2004 Toyota Corolla just reached 10,000 miles

toyota
corolla

#1

Hi, I have a 2004 Toyota Corolla. I rarely need to drive it, so it has only just passed the 10,000 mile mark even thought it’s almost 7 years old. I have an appointment to have it serviced and I wondering if it will be just a normal 10,000 service or if there are things that might need to be replaced just because of age. Any opinions? Any ideas how much I might have to spend? (I live in the Chicago area if that helps with an estimate) Thanks!



Lisa Silberstein


#2

Check your owner’s manual, and pay attention to the time intervals for service. Based on time alone, you should have had about 14 oil changes, cooling system service, and transmission service. Based on age, you may also have some iffy belts and hoses, although they seem to last much longer than the old days. Luckily, this engine uses a timing chain, so no problem there. Tires will be due in 3 years, or less if the tires are older than 7 years old. Check the manufactured date on the tires to be sure. Here’s how: http://www.ehow.com/how_4778981_read-tire-date-stamp.html

Averaging only 1,428 miles a year, I wonder if renting a car on the occasions you need to drive would be cheaper than owning this car. Figuring in Payments, tag fees, taxes, insurance, and maintenance, I’m willing to bet the occasional rental charges would be less, and less hassle, since they keep up the maintenance, tag fees, and taxes.


#3

Is this the first time the car has been in for any service? When was the last oil change?

Due to age you should have virtually all the fluids replaced, coolant, trans, brake fluid, etc. If there is a timing belt (not sure if you have a motor with a timing belt of timing chain) it should be changed.

Some would say to replace your tires, but I’d let them go for 2 or 3 more years. Even though you rarely drive and only a few miles these things wear out simply due to age.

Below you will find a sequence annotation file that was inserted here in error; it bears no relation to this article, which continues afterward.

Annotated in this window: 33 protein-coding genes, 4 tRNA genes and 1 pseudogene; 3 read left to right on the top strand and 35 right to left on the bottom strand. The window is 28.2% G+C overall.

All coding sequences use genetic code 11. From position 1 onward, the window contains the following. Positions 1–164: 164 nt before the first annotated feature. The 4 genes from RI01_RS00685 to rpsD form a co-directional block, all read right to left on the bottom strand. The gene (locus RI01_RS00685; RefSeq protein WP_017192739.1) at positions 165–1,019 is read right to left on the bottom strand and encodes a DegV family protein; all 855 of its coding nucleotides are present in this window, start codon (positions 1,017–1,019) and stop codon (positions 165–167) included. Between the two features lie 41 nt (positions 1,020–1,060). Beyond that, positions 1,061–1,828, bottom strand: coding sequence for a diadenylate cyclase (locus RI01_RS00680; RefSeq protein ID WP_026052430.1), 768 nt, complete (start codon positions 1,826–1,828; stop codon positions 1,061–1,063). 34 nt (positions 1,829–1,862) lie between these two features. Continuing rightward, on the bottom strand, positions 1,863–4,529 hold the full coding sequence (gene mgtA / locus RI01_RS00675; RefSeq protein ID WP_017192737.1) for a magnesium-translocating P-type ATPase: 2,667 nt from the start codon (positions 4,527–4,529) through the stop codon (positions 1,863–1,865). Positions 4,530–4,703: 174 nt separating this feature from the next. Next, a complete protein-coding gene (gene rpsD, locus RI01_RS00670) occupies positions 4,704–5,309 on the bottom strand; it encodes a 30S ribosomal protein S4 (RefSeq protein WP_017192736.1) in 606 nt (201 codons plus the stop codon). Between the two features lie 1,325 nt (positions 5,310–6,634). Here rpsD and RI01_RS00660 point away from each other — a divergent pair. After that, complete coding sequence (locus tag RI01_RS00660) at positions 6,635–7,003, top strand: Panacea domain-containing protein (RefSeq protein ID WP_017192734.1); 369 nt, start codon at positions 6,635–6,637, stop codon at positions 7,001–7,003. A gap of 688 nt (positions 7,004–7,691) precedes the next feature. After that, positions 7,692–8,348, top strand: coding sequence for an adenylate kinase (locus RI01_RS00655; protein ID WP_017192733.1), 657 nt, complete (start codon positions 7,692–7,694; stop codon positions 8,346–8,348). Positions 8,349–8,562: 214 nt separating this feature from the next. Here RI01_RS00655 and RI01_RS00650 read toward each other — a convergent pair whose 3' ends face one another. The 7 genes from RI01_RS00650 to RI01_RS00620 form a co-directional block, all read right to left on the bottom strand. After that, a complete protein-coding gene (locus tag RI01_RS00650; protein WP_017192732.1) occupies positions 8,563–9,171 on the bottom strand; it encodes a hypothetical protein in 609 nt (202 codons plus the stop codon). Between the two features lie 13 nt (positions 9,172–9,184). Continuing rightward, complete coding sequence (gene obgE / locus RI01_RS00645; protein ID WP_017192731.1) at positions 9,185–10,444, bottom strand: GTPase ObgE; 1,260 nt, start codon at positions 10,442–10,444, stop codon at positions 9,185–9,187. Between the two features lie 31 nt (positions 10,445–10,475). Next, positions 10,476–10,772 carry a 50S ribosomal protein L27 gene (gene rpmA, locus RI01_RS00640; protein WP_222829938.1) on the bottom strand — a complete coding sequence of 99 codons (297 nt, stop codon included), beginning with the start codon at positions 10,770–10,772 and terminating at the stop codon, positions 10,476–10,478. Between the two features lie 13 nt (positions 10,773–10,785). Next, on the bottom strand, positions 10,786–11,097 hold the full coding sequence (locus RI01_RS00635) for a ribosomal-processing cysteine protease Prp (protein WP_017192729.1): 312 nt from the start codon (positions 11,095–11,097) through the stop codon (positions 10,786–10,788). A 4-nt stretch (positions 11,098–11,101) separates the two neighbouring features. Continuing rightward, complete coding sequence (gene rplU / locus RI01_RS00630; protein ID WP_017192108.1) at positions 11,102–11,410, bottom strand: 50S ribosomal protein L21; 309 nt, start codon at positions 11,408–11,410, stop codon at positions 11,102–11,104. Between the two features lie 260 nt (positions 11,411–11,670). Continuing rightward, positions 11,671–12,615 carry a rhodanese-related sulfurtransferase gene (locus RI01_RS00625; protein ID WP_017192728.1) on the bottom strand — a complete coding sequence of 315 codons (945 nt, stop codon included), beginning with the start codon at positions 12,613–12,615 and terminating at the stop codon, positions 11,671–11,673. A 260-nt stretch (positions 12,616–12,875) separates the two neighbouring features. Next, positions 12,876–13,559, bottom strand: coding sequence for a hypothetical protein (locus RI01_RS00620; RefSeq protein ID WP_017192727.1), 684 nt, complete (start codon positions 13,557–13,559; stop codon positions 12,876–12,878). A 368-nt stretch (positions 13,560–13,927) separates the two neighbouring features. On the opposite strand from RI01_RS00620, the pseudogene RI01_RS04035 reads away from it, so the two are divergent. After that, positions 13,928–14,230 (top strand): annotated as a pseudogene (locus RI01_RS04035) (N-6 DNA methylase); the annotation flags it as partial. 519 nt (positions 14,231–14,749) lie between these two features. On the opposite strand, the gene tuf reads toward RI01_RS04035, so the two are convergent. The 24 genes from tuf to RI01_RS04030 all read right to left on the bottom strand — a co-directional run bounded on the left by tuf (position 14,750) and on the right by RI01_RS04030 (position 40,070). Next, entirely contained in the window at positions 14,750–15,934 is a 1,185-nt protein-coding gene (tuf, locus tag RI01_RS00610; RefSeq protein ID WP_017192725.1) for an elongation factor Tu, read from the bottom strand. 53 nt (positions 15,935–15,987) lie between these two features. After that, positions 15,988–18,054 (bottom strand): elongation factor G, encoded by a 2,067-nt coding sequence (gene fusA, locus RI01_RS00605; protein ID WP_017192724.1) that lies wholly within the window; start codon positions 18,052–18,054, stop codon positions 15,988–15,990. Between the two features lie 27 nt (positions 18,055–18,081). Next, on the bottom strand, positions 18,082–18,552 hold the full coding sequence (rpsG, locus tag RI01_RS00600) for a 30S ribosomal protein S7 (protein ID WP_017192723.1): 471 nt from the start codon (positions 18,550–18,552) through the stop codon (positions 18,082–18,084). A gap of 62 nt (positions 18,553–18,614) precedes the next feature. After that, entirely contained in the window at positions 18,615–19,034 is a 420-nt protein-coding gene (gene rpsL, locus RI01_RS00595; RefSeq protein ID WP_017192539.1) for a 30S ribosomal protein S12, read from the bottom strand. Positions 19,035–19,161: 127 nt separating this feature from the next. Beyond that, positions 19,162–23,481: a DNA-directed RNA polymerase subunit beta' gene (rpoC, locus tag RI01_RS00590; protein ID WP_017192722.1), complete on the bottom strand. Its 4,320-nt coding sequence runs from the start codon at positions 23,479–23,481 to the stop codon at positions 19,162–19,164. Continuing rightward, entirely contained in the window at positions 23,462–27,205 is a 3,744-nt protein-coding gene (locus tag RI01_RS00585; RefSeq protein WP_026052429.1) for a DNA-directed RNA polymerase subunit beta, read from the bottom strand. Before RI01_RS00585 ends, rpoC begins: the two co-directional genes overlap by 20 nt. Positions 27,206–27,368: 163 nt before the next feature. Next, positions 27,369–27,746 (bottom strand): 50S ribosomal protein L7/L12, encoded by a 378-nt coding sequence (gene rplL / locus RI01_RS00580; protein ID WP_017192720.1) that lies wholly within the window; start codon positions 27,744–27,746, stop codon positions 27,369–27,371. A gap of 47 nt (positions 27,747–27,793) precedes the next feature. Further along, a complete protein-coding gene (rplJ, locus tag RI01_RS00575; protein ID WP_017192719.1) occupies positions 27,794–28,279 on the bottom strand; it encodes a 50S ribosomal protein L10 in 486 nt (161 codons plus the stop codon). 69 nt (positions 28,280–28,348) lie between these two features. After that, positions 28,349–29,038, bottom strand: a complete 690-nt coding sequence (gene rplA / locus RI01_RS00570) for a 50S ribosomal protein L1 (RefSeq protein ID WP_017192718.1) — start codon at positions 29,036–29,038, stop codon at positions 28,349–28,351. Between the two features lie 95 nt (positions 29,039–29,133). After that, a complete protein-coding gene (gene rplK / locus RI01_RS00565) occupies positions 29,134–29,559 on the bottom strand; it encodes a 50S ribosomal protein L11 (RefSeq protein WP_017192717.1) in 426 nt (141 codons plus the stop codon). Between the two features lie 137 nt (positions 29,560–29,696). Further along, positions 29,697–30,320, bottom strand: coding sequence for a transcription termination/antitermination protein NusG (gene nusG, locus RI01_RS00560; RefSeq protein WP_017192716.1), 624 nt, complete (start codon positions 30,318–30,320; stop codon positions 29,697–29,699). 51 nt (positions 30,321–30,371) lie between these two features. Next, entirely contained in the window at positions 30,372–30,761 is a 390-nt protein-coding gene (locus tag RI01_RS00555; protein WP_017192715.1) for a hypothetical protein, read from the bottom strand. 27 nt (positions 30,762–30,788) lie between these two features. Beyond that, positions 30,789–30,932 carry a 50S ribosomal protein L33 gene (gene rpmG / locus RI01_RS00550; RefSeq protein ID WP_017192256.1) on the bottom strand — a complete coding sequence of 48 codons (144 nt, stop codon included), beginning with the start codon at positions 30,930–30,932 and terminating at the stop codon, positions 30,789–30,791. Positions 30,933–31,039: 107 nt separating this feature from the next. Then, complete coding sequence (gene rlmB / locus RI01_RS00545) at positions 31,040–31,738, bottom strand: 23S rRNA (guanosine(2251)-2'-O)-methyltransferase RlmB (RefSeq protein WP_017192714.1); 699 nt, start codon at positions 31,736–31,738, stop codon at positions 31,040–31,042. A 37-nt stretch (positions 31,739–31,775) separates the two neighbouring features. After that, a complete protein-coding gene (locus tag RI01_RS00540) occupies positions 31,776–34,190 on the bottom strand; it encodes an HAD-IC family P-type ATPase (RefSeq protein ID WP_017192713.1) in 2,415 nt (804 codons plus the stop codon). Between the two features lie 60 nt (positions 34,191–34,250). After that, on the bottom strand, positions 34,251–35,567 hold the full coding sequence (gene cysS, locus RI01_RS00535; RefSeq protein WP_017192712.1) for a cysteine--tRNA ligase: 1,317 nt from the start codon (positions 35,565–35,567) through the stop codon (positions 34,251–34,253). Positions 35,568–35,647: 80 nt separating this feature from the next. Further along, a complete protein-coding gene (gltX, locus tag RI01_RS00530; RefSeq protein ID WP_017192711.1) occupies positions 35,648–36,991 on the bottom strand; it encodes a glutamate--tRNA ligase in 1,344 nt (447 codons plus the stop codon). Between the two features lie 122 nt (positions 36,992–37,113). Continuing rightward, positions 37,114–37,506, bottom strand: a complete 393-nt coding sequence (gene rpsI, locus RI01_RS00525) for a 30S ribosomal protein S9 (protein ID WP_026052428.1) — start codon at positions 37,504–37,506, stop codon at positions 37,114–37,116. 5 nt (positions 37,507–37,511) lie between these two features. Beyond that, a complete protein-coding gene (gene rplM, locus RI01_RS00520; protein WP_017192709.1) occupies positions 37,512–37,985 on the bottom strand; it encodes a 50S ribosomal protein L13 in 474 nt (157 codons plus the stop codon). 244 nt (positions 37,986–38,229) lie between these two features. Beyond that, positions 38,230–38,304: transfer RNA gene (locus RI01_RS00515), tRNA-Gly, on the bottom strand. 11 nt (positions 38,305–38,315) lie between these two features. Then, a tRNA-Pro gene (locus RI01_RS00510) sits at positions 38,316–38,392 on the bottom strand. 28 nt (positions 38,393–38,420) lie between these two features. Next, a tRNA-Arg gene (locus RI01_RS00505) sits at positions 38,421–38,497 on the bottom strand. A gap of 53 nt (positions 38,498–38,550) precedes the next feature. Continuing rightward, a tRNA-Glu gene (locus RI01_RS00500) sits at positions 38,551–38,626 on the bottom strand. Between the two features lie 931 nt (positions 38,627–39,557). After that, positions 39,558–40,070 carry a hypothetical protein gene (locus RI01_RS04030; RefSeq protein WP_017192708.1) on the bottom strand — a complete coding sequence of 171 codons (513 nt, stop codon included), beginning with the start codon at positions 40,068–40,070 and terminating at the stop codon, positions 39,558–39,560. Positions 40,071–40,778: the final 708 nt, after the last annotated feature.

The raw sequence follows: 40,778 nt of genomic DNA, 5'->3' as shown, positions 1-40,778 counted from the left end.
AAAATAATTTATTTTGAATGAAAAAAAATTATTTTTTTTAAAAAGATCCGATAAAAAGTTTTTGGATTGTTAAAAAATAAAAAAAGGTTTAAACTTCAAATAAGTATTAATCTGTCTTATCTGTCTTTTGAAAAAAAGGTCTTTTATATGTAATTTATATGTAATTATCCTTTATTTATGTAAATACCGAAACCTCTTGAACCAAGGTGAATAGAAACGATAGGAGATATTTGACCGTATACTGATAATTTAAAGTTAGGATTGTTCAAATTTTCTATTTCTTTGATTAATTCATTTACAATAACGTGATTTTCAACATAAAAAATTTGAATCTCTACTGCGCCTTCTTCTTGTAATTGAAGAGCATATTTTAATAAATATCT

Since you drive so little perhaps you should consider selling the car and renting a car from Enterprise or similar company when you need one.


#4

It won’t be cheap, but the timing belt should be changed soon. If the engine does have a belt, it’ll cost around $6~800 depending on where you take it


#5

You should get an oil change, maybe thirty dollars, and have the brakes inspected. I think at 10,000 miles you should be okay in a Toyota, but you should drive the car at least a mile once a week.


#6

To better answer your question, stick to the normal protocal for a ten thousand mile maintenance. Ignore age for just now. Toyota has a great reputation because it has superior quality control.


#7

would you say it is superior QC if the belt snapped and ruined the engine?
No matter how much QCing you do, your parts are only as good as your suppliers make them


#8

Yes. Of course. Superior materials make a superior product. In fact, the supply chain is the first part of quality assurance. You cannot produce a quality product until your suppliers hold to the same standards of quality as you do. It’s not QC’ing. It’s supply chain management. Toyota should write books on the subject, even if they learned it from Deming.


#9

bscar, 04 Corollas have timing chains.


#10

But, belts, hoses, tires, and fluids do have limited time factors. That is why the manufacturers use mile intervals and/or time intervals in their maintenance schedules. Time is just as important as miles of use.